I. Shanghai Jewish Refugees Museum
A lot of people know that Schindler risked his life and saved about 1,200 Jews. Not many know that a greater humanitarian effort took place in Shanghai when the then Nationalist government’s diplomats issued visas to Jews fleeing persecution in Europe and enabled them to avoid certain deaths. No one knows for sure the exact number of Jews saved, though recent data pegs it at about 30,000. The Hongkou district of Shanghai was compared to the Noah’s Ark where the refugees settled, lived peacefully with locals, and even conducted small businesses and trades, a feat all the more monumental considering that twenty-three countries at the Évian Conference while acknowledging their plight, signed a treaty to refuse their entry.
It’s a piece of history that offered a rare bright spot in the dark backdrop of mass murder and destruction, and visitors can now get a glimpse of the past visiting the Shanghai Jewish Refugees Museum. Looking at the survivors’ names inscribed on a plaque at the entrance was a solemn experience, and reading their accounts of horror after the Japanese army occupied the city was terrifying. My somber mood however was altered, when the curator before beginning his scheduled 1:15 pm tour asked visitors, including me, this awkward question: “Are you Jewish?” He then went on to explain the three big Jewish influxes to China: the first during the silk road era, the second when the first opium war forced the Imperialist Chinese government to open ports, and the third time between 1910s and 1930s. He was an otherwise competent guide, though I found his statements like “Jews are very good at making money” and “Jews at the time owned the Bund and the Nanking (aka Nanjing, Shanghai’s Fifth Avenue-equivalent) Road” callous and cringe-worthy. Growing up, I knew all along that the wealthiest man in Shanghai in the 1920s was a Jewish immigrant by the name of Hardoon, whose former palatial mansion-turned-exhibition center is across the street from the Portman Ritz-Carlton and visible from the elevated freeway connecting the cities’ two airports, left behind a staggering fortune estimated to be $650 million dollars at his death in 1931, and those who dealt with the Jewish refugee small business people remember them to be cunning and shrewd. However, I don’t think these statements have any place inside or outside of a museum, and feel they reinforce stereotypes when visitors should be moved by the harrowing survival stories and the ultimate triumph of the human spirit.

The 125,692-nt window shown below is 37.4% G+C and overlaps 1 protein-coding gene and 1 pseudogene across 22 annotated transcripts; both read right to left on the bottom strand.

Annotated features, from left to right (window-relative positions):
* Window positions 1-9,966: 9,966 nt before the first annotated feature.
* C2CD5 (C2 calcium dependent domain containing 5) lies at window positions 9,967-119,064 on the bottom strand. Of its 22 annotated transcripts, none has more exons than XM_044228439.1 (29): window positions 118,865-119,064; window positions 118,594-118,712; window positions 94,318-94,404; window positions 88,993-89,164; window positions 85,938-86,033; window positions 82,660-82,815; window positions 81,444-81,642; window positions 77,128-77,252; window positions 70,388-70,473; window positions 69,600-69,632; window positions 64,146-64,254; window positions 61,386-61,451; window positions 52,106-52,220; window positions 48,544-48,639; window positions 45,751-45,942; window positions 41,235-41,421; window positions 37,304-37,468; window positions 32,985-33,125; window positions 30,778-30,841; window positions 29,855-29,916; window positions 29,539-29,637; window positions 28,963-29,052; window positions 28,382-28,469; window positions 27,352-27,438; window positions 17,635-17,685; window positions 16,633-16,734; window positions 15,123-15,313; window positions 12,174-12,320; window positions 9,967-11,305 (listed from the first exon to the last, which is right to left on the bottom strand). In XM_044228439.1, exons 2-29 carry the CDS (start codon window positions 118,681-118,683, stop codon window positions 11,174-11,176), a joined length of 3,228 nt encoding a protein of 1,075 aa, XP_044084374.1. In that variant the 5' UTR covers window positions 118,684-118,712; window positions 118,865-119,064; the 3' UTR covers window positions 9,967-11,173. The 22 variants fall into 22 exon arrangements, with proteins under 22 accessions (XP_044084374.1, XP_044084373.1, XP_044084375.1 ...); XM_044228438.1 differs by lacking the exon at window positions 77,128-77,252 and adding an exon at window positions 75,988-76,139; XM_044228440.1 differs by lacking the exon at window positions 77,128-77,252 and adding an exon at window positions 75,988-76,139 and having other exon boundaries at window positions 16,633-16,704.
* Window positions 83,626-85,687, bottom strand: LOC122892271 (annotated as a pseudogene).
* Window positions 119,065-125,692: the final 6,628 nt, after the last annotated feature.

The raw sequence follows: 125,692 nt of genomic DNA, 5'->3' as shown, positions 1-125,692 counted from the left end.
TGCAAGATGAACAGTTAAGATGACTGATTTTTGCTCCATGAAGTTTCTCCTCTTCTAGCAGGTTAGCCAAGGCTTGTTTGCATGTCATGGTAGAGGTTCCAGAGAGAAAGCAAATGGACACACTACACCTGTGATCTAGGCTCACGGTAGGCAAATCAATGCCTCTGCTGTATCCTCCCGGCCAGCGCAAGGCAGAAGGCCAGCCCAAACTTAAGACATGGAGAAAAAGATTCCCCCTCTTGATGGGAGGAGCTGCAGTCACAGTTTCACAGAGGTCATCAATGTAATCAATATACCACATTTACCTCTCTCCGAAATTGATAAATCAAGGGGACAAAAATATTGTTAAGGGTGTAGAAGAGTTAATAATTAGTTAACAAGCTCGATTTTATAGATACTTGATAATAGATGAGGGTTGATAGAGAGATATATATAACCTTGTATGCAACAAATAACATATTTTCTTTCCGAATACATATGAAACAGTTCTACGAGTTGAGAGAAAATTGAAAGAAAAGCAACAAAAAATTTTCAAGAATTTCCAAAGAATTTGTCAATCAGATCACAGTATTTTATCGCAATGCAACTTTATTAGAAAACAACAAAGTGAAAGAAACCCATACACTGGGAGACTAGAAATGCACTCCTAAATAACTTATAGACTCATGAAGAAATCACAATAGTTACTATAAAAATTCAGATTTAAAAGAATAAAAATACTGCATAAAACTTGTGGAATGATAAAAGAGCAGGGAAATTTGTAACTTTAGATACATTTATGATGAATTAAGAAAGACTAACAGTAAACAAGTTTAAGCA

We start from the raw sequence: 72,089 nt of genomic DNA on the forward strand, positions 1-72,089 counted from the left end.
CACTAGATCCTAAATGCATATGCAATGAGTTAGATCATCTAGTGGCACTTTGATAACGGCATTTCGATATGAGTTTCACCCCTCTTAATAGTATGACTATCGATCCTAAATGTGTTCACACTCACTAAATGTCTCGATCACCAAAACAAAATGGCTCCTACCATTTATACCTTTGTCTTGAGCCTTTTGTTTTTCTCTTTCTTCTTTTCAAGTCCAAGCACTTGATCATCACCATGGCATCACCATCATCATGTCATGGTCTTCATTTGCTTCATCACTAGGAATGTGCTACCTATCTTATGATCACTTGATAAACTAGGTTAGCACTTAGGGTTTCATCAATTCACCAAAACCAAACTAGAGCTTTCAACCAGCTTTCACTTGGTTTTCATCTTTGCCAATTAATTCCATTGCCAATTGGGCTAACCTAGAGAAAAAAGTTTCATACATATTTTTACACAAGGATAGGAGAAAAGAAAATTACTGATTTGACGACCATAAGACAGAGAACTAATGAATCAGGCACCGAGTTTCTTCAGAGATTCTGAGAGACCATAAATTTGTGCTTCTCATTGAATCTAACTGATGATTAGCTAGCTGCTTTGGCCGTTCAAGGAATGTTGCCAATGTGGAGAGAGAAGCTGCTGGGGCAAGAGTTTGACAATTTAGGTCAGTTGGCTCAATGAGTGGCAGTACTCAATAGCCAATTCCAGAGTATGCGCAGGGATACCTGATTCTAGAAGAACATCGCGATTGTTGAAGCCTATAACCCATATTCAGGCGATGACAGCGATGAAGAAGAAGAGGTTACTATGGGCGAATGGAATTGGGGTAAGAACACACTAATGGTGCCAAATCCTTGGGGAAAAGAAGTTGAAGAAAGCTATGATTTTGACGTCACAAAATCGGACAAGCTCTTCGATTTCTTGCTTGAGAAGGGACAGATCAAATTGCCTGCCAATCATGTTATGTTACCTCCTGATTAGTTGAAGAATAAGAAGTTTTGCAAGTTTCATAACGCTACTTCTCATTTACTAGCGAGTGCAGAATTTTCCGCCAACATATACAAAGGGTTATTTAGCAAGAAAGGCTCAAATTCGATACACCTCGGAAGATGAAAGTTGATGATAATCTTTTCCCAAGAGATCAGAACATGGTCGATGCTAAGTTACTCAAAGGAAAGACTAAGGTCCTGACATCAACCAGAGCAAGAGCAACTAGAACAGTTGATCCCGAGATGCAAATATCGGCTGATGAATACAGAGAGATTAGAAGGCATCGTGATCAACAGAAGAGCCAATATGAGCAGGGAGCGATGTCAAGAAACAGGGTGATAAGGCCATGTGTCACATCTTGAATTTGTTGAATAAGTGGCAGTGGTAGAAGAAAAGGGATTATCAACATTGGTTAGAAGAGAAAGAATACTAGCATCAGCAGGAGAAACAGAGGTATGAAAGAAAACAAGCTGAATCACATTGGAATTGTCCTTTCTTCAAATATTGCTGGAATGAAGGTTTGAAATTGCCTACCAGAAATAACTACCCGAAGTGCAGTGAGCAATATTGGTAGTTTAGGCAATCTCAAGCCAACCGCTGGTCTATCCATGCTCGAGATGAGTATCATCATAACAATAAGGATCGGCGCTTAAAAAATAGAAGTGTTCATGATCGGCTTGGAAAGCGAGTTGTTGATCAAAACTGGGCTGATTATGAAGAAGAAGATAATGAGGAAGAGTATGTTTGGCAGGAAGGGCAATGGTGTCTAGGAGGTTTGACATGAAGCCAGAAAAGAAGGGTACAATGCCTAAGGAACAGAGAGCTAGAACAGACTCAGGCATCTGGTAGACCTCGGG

The museum’s exhibits detail the daily lives of the Jewish refugees settling in the ghetto after the Japanese occupation, and are deeply personal and heart-warming. As someone who is married a man of a different race, I found one story particularly interesting: a Jewish man fell in love with a local Chinese woman, and alas, both families objected. The man’s family was not fond of the idea of his dating a shiksa, and her side wanted her to marry a Chinese man. Eventually, their love prevailed. Despite the happy ending, I found it puzzling why his family, while seeking asylum in Shanghai, would oppose his marrying a woman from the country that provided them shelter and safety. Shouldn’t survival, or love for that matter, have taken precedence over tradition?
II. The Death of Klinghoffer
I missed the Long Beach Opera’s “The Death of Klinghoffer” in the first part of 2014, and when I found out the Metropolitan Opera would stage a production and broadcast it in the fall, I was really looking forward to it. The opera is based on the hijacking of the passenger liner Achille Lauro by the Palestine Liberation Front in 1985, and the hijackers’ murder of wheelchair-bound 69-year-old Jewish-American passenger Leon Klinghoffer. It gives voices, literally, to the terrorists and the victims as both sides sing arias to tell their stories.
During the contentious labor dispute between the Met and its labor unions, the mounting of the production and the immediate controversy it caused was used by the union leaders to argue that the Mr. Peter Gelb, the General Manager lacked leadership. Under pressure from the Jewish community, the Met decided to cancel its HD simulcast overseas. However, the move failed to quiet the falling-out. The firestorm reached its peak before the production premiered in October, when I was in China where major international media sites are blocked and could not access accounts of the latest developments. The timing was particularly inconvenient as the students and citizens in Hong Kong were in the middle of the “Occupy Central with Love” movement calling for free election without China’s influence; and as a result, even innocuous foreign sites were temporarily shut down. The only source of information I could get was the International New York Times from my Western-branded hotels. I am an unabashed advocate for the First Amendment and artistic freedom; I understand why the Jewish community and the Klinghoffer family feel the opera glorifies terrorism and promotes anti- Semitism, which I unequivocally denounce. I find it ironic that the wealthy Jewish community in New York, which considers itself progressive and tolerant, exerted so much pressure on the Met, and even more saddening that one of the most prestigious cultural institutions actually caved and cancelled all the theater and radio broadcasts home and abroad. I am disappointed that the angry detractors succeeded in preventing me from having the chance to see the production for myself and making my own conclusion. This, I am afraid, is in and of itself a tragedy of magnitude.